07/06/00 FLORAC Aerodrome 48 Centrair 201 B 1 « Marianne » Loss of control during winched take-off on instruction flight. 0 0 2
11/06/00 METZ EN COUTURE 62 Grob G103 « Twin Astir » Missed forced landing. 0 0 2
16/06/00 MONT DAUPHIN Aerodrome 05 Glaser Dirks DG 500 M « Trainer » Unintended cable release, missed forced landing. 0 0 2
22/06/00 BUNO BONNEVAUX 91 Grob G103 « Twin Astir 2 » Forced landing, collision with obstacles. 0 0 2
24/06/00 CANJUERS 83 Glasflugel 201 B « Standard Libelle » Loss of control, collision with high ground. 1 0 0
05/07/00 SEGRY 36 Schempp Hirth

« Discus 2 B »

Collision with an electric line. 0 0 1
11/07/00 LA CHARCE 26 Schempp Hirth « duo Discus » Missed forced landing. 0 2 0
16/07/00 BARCELONNETTE Aerodrome 04 Glasflugel « Standard Libelle » 201 B Short landing, collision with trees. 0 0 1
18/07/00 LA ROCHE ESCLAPON 83 Glasflugel H304 Missed forced landing, failure to allow for wind. 0 0 1
22/07/00 MAJASTRES 04 Schempp Hirth « Ventus 2 C » Collision with high ground. 0 1 0
27/07/00 SERRES 05 S.D.A. Rallye 235 E-D Passage in high position by glider during tow, tow plane collided with the ground. 1 0 0
01/08/00 LYON CORBAS Aerodrome 69 Grob G102-77 Astir CS Short landing, collision with obstacles. 0 0 1
02/08/00 TOURS LE LOUROUX Aerodrome 37 Wassmer 30 « Bijave » Collision with obstacles during a short landing court, failure to allow for wind on final. 0 1 1
03/08/00 SAINTES Aerodrome 17 Grob G102-77 Astir CS Missed landing. 0 0 1
10/08/00 ALDUDES 64 Schleicher ASK 21 Hard forced landing. 0 1 1
15/08/00 COULOMMIERS Aerodrome 77 Grob G102 Astir J Missed landing. 0 0 1
10/09/00 PORTA, CAMPCARDOS Range 66 Glaser Dirks DG 400 Collision with high ground, inadequate allowance for meteorological conditions. 0 1 0
18/09/00 SAINT JURS Pass 04 Glaser Dirks DG 400 Collision with the high ground. 1 0 0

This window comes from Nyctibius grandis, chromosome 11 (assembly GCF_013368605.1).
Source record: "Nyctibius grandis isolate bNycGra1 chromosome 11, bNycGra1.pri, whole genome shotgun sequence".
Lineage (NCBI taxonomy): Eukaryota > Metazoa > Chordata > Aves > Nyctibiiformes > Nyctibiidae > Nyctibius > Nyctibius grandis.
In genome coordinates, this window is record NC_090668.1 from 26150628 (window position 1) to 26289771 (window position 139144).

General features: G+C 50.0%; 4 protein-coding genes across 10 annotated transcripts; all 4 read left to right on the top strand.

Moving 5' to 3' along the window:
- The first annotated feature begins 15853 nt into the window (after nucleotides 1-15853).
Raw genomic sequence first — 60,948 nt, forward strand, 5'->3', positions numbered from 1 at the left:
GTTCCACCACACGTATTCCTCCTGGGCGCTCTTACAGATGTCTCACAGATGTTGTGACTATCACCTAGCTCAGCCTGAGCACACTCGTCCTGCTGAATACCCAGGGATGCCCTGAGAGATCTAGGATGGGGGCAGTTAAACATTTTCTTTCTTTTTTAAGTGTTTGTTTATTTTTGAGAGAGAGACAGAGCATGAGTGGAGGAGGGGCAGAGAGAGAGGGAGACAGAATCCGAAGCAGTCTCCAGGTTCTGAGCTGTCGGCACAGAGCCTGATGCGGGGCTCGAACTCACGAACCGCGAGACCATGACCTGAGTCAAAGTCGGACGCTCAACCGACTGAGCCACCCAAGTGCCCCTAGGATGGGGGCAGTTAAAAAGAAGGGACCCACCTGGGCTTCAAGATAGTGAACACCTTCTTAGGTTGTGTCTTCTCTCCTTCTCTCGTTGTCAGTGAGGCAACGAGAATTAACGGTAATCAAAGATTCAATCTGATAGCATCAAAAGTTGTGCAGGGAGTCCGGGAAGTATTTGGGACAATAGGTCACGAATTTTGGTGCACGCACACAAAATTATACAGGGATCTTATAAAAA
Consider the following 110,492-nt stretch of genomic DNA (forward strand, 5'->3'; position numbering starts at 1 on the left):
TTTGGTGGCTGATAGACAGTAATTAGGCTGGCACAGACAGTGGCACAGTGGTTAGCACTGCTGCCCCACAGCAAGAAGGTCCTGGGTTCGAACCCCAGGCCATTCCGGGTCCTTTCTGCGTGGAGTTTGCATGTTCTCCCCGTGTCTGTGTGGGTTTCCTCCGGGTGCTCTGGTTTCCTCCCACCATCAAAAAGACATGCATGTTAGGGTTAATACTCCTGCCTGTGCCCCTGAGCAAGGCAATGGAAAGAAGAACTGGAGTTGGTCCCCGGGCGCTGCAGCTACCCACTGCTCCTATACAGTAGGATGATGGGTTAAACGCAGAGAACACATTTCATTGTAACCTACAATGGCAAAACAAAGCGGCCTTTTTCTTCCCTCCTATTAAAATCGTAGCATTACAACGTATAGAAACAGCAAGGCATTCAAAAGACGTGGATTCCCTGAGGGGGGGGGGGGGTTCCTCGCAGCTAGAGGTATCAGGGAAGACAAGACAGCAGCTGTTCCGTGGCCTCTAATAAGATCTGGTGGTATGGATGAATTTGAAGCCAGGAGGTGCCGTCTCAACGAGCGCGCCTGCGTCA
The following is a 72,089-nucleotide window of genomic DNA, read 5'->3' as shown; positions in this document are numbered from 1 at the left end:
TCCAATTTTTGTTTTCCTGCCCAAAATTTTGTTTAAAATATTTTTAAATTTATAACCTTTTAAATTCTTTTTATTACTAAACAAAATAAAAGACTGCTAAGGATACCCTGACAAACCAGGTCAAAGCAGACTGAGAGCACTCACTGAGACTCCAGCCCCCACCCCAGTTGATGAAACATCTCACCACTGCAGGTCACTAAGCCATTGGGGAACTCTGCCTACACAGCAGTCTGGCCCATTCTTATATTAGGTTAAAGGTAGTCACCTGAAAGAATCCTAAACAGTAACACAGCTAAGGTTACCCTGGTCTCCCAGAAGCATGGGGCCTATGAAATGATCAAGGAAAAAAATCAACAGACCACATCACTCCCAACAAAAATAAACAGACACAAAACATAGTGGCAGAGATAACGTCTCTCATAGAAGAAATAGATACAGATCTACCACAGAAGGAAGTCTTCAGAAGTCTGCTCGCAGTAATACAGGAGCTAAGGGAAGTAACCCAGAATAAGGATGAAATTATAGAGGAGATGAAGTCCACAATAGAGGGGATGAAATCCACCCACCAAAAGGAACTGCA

03/03/01 AILLON LE JEUNE 73 Schleicher ASK 13 Collision with the high ground. 0 0 1
16/03/01 BARCELONNETTE Aerodrome 04 Schempp Hirth « Discus » BT Missed landing, inappropriate use of turbo. 0 0 1
24/03/01 SERRES LA BATIE Aerodrome 05 Schleicher ASH 25 Loss of control on take-off in motorised glider. 0 1 1
07/04/01 FAYENCE Aerodrome 83 H.A.O.C. HK 36 R « Super Dimona » Hard landing, confusion between controls. 0 0 2
12/04/01 MONTAGNAC MONTPEZAT 04 Schleicher ASK 13 B Missed forced landing. 0 1 0
12/04/01 GRAULHET Aerodrome 81 Grob G 102-77 Astir CS Hard landing, confusion between controls. 0 0 1
14/04/01 PONT SAINTE MARIE 10 Rolladen Schneider LS4 B Missed forced landing. 0 1 0
08/05/01 PONT SUR YONNE Aerodrome 89 Rolladen Schneider LS1 F Loss of control after take-off during towing. 0 0 1
11/05/01 VILLEFRANCHE TARARE Aerodrome 89 Scheibe SF 25 E

« Super Falke »

Ground loop during landing. 0 0 1
16/05/01 BORDEAUX LEOGNAN Aerodrome 33 Rolladen Schneider LS1 D Ground loop during take-off. 0 0 1
24/05/01 SAINT QUENTIN Aerodrome 02 Schleicher ASK 13 Missed landing, collision with the ground. 0 1 0
26/05/01 SARROGNAN 39 Schempp Hirth Janus B Missed forced landing. 0 0 1
26/05/01 ANDELOT EN MONTAGNE 39 Centrair 101 A « Pégase » Collision with electric line during forced landing. 0 0 1
28/05/01 BLOIS Aerodrome 41 H.A.O.C. HK 36 TTC « Super Dimona » Missed touch and go while under instruction in motorised glider. 0 0 2
07/06/01 PEYROULE 04 Centrair 101 A « Pégase » Missed forced landing , collision with obstacle. 0 0 1
07/06/01 PRESLES 38 Centrair 101 A « Pégase » Collision with trees on a ridge. 0 0 1
13/06/01 LYON BRINDAS Aerodrome 69 Centrair 201 B 1 « Marianne » Missed landing. 0 0 2
20/06/01 FAYENCE Aerodrome 83 Schempp Hirth « Ventus CM » Missed take-off in motorised glider. 0 0 1
21/06/01 MAS DE LONDRE 34 Rolladen Schneider LS 4 Missed forced landing. 0 0 1
29/06/01 SAINT GIRONS ANTICHAN Aerodrome 09 Centrair 201 B « Marianne » Missed winching. 0 0 2
30/06/01 COLMAR HOUSSEN Aerodrome 68 Grob G 102-77 ASTIR CS Ground loop on landing while under instruction. 0 1 0
13/07/01 GUILLESTRE 05 Rolladen Schneider LS 7 Collision with trees on a ridge. 0 0 1
23/07/01 SAINT JURS 04 Schleicher ASW 24 Stall on final following a simultaneous landing with another glider on the same runway. 1 0 0
23/07/01 MONTAGNE DU SEMNOZ 74 Schempp Hirth « Janus CM » Missed forced landing. 0 0 2
26/07/01 ENTREPIERRES 04 Centrair 101 A « Pégase » Collision with electric line. 0 1 0
27/07/01 GRAND ARC Massif 73 Schleicher ASW 20 F Collision with high ground. 1 0 0
01/08/01 BLEGIERS 04 Rolladen Schneider LS 4 Collision with high ground. 0 1 0
03/08/01 LA FERRIERE 85 Centrair 101 A « Pégase » Landing in field with tail wind. 0 0 1
10/08/01 VEBRON 48 Centrair SNC 34 C « Alliance » Collision with trees during instruction. 0 0 1
14/08/01 LABROSSE 45 H.A.O.C. HK 36 TTC « Super Dimona » Collision with an electric line during exercise to land in field during instruction. 0 2 0
14/08/01 TOURS LE LOUROUX Aerodrome 37 Schleicher ASW 15 B Missed landing in flight solo. 0 0 1
23/08/01 VESCEMONT 90 Centrair 101 A « Pégase » Confusion between controls during forced landing. 0 0 1